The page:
- Through a vision or dream, Nym learns that Lea has transformed into a beautiful dragonfly above the marsh.
- Someday, Nym will see her friend again in this new world.
- Parents and grandparents often interpret this as a metaphor for heaven or as an analogy to life after death.
- In this way, the core message of the story becomes one of hope for those who grieve the loss of someone.
- See a child psychologist's comments to parents about this book ...
The Dragonfly Door may serve many purposes, such as comforting a grieving child or providing facts about dragonflies. Beautifully illustrated by Barbara L. Gibson, the book is cherished by parents, grandparents and teachers.
While Nym slept, she heard Lea's voice saying, "Follow me, Nym. I'm going to show you where I am." "Will I see you again?" Nym asked. "Only when it's time for you to die too," Lea replied. "You won't see me in the marsh ever again. But let me show you what I will look like the next time you see me. Here, close your eyes." Nym closed her eyes. "Now look at me," Lea said. Nym opened her eyes and saw ...
The Dragonfly Door
"This is an outstanding read. Well done in every area, story, and illustrations....Truly a precious gift to be given to any who are hurting from the loss of a loved one."
-- The Midwest Book Review
Some Customer Comments:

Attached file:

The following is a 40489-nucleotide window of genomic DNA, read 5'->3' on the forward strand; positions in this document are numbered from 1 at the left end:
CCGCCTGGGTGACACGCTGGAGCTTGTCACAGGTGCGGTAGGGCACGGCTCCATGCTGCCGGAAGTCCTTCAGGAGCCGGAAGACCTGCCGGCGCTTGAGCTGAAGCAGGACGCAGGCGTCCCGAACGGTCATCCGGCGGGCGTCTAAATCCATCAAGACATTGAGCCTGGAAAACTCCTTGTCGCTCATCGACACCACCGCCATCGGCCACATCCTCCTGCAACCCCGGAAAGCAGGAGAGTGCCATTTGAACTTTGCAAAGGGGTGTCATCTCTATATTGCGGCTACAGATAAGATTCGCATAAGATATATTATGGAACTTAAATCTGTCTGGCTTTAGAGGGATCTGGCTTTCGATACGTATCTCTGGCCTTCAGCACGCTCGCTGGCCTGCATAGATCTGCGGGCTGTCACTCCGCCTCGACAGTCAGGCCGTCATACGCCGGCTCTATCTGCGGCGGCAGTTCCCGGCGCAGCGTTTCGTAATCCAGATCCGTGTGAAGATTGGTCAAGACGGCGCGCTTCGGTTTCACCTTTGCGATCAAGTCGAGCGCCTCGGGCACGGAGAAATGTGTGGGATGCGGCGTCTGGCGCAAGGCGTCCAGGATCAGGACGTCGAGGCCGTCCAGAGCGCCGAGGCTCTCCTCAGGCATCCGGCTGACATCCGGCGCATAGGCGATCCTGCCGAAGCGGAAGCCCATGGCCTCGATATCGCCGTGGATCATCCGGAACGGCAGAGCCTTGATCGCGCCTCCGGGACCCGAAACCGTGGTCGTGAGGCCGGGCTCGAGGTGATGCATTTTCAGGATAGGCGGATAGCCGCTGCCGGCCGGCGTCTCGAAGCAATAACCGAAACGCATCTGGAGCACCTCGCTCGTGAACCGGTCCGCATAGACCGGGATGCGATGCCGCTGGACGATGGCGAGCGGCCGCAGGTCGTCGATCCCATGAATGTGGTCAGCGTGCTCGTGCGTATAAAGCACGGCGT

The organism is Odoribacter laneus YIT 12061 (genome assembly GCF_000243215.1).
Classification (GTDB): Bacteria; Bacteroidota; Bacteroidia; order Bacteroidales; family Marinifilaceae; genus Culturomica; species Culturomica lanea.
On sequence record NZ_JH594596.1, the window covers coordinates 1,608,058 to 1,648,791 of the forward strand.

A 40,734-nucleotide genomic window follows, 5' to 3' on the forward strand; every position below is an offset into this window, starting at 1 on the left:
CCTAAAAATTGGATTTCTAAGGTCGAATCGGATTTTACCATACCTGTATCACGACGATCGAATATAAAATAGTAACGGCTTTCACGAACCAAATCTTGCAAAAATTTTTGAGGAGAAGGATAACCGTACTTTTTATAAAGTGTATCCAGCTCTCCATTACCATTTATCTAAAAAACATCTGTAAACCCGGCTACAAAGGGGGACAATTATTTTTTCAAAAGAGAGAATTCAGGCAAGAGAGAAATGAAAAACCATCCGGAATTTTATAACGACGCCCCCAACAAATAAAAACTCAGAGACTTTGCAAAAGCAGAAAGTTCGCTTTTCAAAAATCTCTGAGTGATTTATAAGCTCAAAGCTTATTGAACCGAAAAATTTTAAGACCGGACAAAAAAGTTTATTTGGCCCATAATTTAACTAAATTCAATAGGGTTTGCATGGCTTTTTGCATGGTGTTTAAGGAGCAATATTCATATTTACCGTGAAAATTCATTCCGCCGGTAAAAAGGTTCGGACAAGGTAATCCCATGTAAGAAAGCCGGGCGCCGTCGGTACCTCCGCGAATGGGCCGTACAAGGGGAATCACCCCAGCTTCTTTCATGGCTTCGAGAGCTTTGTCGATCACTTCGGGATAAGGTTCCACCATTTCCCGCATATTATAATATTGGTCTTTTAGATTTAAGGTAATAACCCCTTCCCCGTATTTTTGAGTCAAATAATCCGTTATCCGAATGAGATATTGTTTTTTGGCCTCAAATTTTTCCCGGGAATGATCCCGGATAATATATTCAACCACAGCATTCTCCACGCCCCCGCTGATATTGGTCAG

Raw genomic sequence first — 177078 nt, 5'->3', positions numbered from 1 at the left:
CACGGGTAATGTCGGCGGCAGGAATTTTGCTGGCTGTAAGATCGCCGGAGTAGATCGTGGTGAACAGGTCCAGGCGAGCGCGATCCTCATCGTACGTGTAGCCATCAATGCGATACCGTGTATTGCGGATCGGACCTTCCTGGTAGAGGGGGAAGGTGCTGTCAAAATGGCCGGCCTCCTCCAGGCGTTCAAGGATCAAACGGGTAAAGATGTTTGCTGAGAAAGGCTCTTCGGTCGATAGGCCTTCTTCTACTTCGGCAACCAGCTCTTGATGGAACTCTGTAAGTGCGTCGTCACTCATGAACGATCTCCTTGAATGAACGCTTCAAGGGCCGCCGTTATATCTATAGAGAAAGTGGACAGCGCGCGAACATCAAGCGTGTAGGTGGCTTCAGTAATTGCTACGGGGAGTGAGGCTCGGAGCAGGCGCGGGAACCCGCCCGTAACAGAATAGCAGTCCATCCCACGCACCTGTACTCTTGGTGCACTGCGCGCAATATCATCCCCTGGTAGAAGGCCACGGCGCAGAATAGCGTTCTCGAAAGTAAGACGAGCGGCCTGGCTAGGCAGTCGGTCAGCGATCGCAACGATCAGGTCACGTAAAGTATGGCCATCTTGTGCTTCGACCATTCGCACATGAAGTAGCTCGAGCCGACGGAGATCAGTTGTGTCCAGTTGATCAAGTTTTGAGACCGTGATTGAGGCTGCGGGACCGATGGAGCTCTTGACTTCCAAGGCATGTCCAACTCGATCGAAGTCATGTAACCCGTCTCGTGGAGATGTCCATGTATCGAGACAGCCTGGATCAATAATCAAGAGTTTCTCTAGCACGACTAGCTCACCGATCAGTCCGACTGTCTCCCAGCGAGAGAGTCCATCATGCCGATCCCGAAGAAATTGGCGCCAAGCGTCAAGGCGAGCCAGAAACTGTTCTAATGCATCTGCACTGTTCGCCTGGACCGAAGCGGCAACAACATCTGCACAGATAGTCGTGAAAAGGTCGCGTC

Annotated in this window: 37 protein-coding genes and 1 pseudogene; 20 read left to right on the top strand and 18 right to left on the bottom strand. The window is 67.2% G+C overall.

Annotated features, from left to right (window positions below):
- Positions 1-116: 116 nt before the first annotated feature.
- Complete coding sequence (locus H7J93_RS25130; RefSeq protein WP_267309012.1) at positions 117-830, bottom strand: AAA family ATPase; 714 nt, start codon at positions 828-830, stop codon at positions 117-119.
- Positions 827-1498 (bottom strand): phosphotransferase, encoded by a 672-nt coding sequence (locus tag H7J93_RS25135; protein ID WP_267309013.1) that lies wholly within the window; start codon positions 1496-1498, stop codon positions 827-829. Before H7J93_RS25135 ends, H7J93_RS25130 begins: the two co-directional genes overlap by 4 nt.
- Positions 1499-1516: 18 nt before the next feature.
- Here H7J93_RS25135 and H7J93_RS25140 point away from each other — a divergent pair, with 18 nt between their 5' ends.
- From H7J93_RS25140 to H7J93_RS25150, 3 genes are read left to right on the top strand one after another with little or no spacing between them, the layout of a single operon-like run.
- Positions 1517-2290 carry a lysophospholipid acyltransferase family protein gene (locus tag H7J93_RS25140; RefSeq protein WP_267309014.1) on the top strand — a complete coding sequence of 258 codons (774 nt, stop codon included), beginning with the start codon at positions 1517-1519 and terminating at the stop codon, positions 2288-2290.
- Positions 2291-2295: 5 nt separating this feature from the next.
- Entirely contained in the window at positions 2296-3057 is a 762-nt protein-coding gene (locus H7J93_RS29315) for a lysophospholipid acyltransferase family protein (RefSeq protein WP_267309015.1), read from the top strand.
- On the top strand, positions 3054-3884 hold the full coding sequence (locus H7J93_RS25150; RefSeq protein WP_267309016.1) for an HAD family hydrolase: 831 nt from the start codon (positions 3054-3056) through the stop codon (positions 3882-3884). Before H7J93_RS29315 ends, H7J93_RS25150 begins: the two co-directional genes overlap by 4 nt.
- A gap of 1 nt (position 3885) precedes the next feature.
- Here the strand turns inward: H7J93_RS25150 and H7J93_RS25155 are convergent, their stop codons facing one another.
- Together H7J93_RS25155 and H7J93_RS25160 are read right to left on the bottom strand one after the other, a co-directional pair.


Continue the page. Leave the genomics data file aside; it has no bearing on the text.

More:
- "As soon as I started reading it, I knew where it was going, and I started to cry. As I read each line and looked at the beautiful illustrations, my heart became filled with so much emotion. I felt as if you had written our story."
- "Beautiful story with beautiful message….I suspect it will leave young readers with questions about death and its permanency – which is likely your goal."
- "A heart-warming and very poignant tale that provides a wonderful way to begin to talk to children about death and grieving."
- "What a book. I lost my mother years ago. I have always thought that the hummingbird that came around me was my mother. Thanks for hope."
This beautifully illustrated children’s book will open doors for families grieving a loss or searching for a message of love and hope. A story of a chance encounter between a mysterious boy and a dragonfly, the reader journeys through a beautiful garden with the dragonfly in search of the boy’s secret. In the end, the secret is revealed, gently reminding us that memories of a loved one are forever and offering a moving message of comfort and love.
Discover the power of boundless love in this heartfelt story about friendship, family, and remembrance. Beautifully illustrated, The Dragonfly Secret gently encourages children and adults to explore life’s infinite possibilities. Because of it, readers may look at nature in an entirely new light.
Lea explored other parts of the garden. She looked under a picnic table and peeked inside the gardener's tool shed. Suddenly, Lea felt a strange stillness. The birds and insects were quiet. Someone nearby was crying. Lea flew cautiously toward the sound. A woman sat on a wooden bench in the corner of the garden. Lea could see her face wet with tears. The light around the woman seemed dim. For a moment, Lea's wings felt very heavy. She, too, felt sad. This must be what the woman feels, she thought. The woman continued to cry. Uncertain of what to do, Lea made her way to the branch of a nearby tree. She looked at the woman. Something caught her attention. Beside the woman on the bench was ...
The Dragonfly Secret